The Sky’s the Limit for Metal Roofing
By Craig A. Shutt
With wildfires, hurricanes, hail and other extreme conditions affecting housing across the country, more homeowners are becoming aware of the potential advantages of metal roofing. Manufacturers are encouraging this interest by introducing a wider range of style options to fit more home designs.
Contractors, too, can benefit from metal roofing. It allows them to offer clients the look of wood shakes, for example, even in wildfire-prone areas of California.
Metal roofs are definitely gaining popularity, according to the Metal Roofing Alliance, which was formed in 1999 to educate both homeowners and contractors about the benefits of the material. The association focuses on the reroofing market, which has the most potential for using metal roofing, explains Bill Hippard, MRA president.
In 1999, the material’s market share for the reroofing market came to about 4 percent. Last year, it totaled 8 percent—a large increase, albeit on a small base. “There is more awareness among both homeowners and roofers about the key benefits offered by metal roofing,” Hippard says.
Tough and versatile
Those benefits include fire and hail resistance, plus strong performance under hurricane conditions, including meeting the very strict code for Dade County, Fla. Metal roofing also is lightweight, weighing one-third as much as asphalt shingles and about 1/20 the weight of clay or tile, Hippard says. That means that homeowners who are reroofing their homes, especially during an addition or other remodeling work, can create the look of heavier materials on their roofs without worrying about needing added support.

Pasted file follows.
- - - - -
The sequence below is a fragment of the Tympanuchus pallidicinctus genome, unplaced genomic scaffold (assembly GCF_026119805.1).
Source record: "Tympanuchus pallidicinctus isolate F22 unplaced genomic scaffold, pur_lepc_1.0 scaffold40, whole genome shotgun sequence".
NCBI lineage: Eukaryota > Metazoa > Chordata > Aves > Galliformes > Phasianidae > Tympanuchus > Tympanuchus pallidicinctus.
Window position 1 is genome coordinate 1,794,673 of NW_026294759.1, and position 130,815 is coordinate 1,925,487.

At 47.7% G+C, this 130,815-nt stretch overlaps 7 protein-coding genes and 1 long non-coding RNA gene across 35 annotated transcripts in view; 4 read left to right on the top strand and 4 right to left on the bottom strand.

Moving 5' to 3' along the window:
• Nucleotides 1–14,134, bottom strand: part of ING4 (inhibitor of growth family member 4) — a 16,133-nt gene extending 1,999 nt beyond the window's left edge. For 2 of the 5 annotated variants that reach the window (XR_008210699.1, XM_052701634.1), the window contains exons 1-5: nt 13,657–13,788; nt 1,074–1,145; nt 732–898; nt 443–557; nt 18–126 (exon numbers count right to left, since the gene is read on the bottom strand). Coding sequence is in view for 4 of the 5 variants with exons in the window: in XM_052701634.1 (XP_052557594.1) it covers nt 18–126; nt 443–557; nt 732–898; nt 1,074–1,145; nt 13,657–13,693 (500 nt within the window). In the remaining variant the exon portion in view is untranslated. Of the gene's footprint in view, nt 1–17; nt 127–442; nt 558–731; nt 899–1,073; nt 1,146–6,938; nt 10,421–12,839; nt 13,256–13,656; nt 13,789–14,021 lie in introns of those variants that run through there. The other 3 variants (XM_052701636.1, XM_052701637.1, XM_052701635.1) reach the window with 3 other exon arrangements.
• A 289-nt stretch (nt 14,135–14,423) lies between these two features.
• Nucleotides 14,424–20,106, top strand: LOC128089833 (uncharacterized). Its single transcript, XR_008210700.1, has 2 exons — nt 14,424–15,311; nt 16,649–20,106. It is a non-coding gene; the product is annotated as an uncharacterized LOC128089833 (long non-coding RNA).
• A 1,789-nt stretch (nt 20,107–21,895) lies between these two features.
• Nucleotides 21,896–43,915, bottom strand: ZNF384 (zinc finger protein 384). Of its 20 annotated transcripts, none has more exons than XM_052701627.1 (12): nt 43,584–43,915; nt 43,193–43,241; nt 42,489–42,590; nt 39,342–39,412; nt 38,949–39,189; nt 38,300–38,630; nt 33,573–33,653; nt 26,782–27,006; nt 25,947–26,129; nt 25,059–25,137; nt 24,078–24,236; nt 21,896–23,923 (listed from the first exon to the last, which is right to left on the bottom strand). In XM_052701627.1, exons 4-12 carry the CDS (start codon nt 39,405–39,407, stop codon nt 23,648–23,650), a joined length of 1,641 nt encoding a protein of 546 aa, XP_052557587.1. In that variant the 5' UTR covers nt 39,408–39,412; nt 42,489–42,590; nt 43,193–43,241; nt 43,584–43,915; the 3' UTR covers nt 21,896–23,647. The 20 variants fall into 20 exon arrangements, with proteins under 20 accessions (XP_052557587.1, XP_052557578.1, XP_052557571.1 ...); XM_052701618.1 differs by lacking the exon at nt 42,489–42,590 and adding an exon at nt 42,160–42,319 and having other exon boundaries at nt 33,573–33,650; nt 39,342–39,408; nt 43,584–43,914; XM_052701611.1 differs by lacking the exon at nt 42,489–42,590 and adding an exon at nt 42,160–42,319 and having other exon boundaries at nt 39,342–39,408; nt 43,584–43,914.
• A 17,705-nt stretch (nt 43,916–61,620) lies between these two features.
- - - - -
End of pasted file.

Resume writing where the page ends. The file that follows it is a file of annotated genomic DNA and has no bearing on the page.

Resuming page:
There are many options available for creating a new appearance, Hippard notes. “Originally, metal roofing companies offered only vertical, roll-formed panels, which don’t really fit well into suburban neighborhoods. But today, there are products that resemble shingles, tile, slate, cedar shakes and any other product.” It’s even possible to have the panels painted or treated to give the metal an aged appearance, so the “shakes” fit with the age of the home.
The styles and popularity of metal roofing vary regionally. The Southeast, with its high winds, and the West, with its more rustic home designs, are highest in market penetration. The Southeast uses the most metal roofing, with about 14 percent of the market. The Northeast has about 8 percent market share, while the Midwest lags behind.
Pricey—or is it?
Metal roofing must not only surmount a lack of awareness among both homeowners and roofers, but it also has to overcome an initial price differential between its products and asphalt shingles—about two and a half to three times more than asphalt. The 50-year-plus lifetime of metal roofing can create a more equitable lifecycle cost, avoiding replacement for a couple of generations, but few homeowners are considering their home’s maintenance costs 50 years into the future.
However, Hippard sees the cost differential reducing in coming years for several reasons:
- Higher petroleum costs are causing asphalt shingle prices to rise.
- The energy tax-credit law that takes effect in 2006 provides a credit for heat-reflective metal roofing, which also will save homeowners in warmer climates money on their energy bills every year—as much as 25 percent in the South.
- Home appraisers are impressed by the durability of metal roofs, in some cases adding $1.45 per square foot to the value of a home with a metal roof.
- Insurers, too, are swayed, with some in Texas and Oklahoma providing as much as 35-percent insurance discounts due to the fewer worries of hail penetrating the roof and causing damage. Insurance companies currently are studying how much metal roofs might help protect homes in hurricanes.
“Lifecycle costs are a hard sell, but we expect that to be less critical to the sale because comparative prices are coming down,” Hippard says. “But once the homeowner is interested and sees the other benefits and style options, lifecycle costs make it an easier decision.”